>> Sequence goes as follows:
>> 1. I determine the URI of my secretary
>> 2. I express the secretarial relationship in my data space -- this would include all the triples describing the relationship between the designated secretary and I
>> 3. Pingback pushes the triple based claim to the secretaries data space -- the acknowledgement here (in form of actual triple creation) is vital
>> 4. Secretary attempts to access a resource
>> 5. Server ACL processor de-references the WebID in the secretary's cert
>> 6. Follows link back to my data space and then tests against its ACL based data access rules
>> 7. Done.
> This does not help with the core use case we are describing in our paper that the resource requested by the secretary may have different representations depending on which of the users is asking for the information.

It doesn't matter. An ACL rule can deal with whatever. The key is being 
able to analyze the data delivered by the SPARQL protocol which is HTTP 

The secretary is trying to access a resource associated with an ACL. The 
format of the resource simply doesn't matter. What matters is whether 
the identity in question passes the conditions tested by the ACL.

> It may be a little too early to speak about this here, given that we don't yet have any servers that do client negotiated access control (though Bergi is trying to build access control rules at the triple level - which seems too complicated to me, but that would certainly have the effect described).

"There are no servers that do client negotiated access control." What 
does that mean?

For instance, do you mean:

1. client asking a server to give it access to a resource because its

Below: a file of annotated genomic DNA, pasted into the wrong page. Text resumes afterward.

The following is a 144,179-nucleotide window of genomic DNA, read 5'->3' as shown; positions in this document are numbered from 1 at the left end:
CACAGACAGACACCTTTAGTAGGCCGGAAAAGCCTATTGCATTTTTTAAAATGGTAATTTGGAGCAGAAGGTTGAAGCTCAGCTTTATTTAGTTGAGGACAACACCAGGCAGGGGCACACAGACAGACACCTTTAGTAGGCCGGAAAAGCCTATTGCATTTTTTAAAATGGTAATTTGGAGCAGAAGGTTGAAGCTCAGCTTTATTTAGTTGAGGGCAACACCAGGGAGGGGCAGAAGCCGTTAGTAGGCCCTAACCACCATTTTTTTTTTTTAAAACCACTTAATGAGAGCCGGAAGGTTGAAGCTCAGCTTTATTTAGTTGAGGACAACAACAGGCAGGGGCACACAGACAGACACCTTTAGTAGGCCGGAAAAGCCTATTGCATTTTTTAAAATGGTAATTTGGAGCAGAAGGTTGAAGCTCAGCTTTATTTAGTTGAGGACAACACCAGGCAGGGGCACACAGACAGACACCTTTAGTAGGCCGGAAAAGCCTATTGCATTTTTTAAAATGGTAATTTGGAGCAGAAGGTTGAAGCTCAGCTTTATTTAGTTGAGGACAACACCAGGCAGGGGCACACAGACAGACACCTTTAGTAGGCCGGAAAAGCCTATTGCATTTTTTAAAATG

acting on behalf of some identity?
2. client using something like a TCN (transparent content negotiation) 
algorithm to request access to a resource from a server?

If via ODBC (circa. 1992) we could do stuff like:

only allow user "henry" access an Oracle table (in update mode) if he is 
using Microsoft Access from a Windows machine at a give IP address or 
subnet mask, otherwise, the connection is read-only etc.. Why wouldn't 
we be able to achieve that and much more via SPARQL and Linked Data 

The key to the above is identity:

1. user -- Henry
2. application -- Microsoft Access (yes, we drive that from Windows 
since it has identifiers for each application)
3. IP address of subnet mask -- derived from the TCP/IP
4. modality -- handling by a mapping rule.

This is all about ACL based rules, and the combination of HTTP, SPARQL, 
and Linked Data resources takes this capability to a whole new level.


> Still this paper is thinking a little bit ahead of where we are now, just so we can make sure that there are some possible solutions when we get there.
>> The server is able to verify the identity of all the players and the semantics of their relationship.
>> As I suggested to Henry, this is worth an actual experiment as it always the best way to get down to the real issues etc..
>> What I am suggesting will not incur the inevitable costs of adding a new client request header to HTTP combined with the push for adoption across existing Web users and developers. Everything happens in the data delivered by document content.
>>> Best
>>> ST
>> -- 
>> Regards,
>> Kingsley Idehen	
>> Founder & CEO
>> OpenLink Software
>> Company Web: http://www.openlinksw.com
>> Personal Weblog: http://www.openlinksw.com/blog/~kidehen
>> Twitter/Identi.ca handle: @kidehen
>> Google+ Profile: https://plus.google.com/112399767740508618350/about
>> LinkedIn Profile: http://www.linkedin.com/in/kidehen
> Social Web Architect
> http://bblfish.net/



Kingsley Idehen	
Founder & CEO
OpenLink Software
Company Web: http://www.openlinksw.com
Personal Weblog: http://www.openlinksw.com/blog/~kidehen
Twitter/Identi.ca handle: @kidehen
Google+ Profile: https://plus.google.com/112399767740508618350/about
LinkedIn Profile: http://www.linkedin.com/in/kidehen

Received on Friday, 17 August 2012 12:36:59 UTC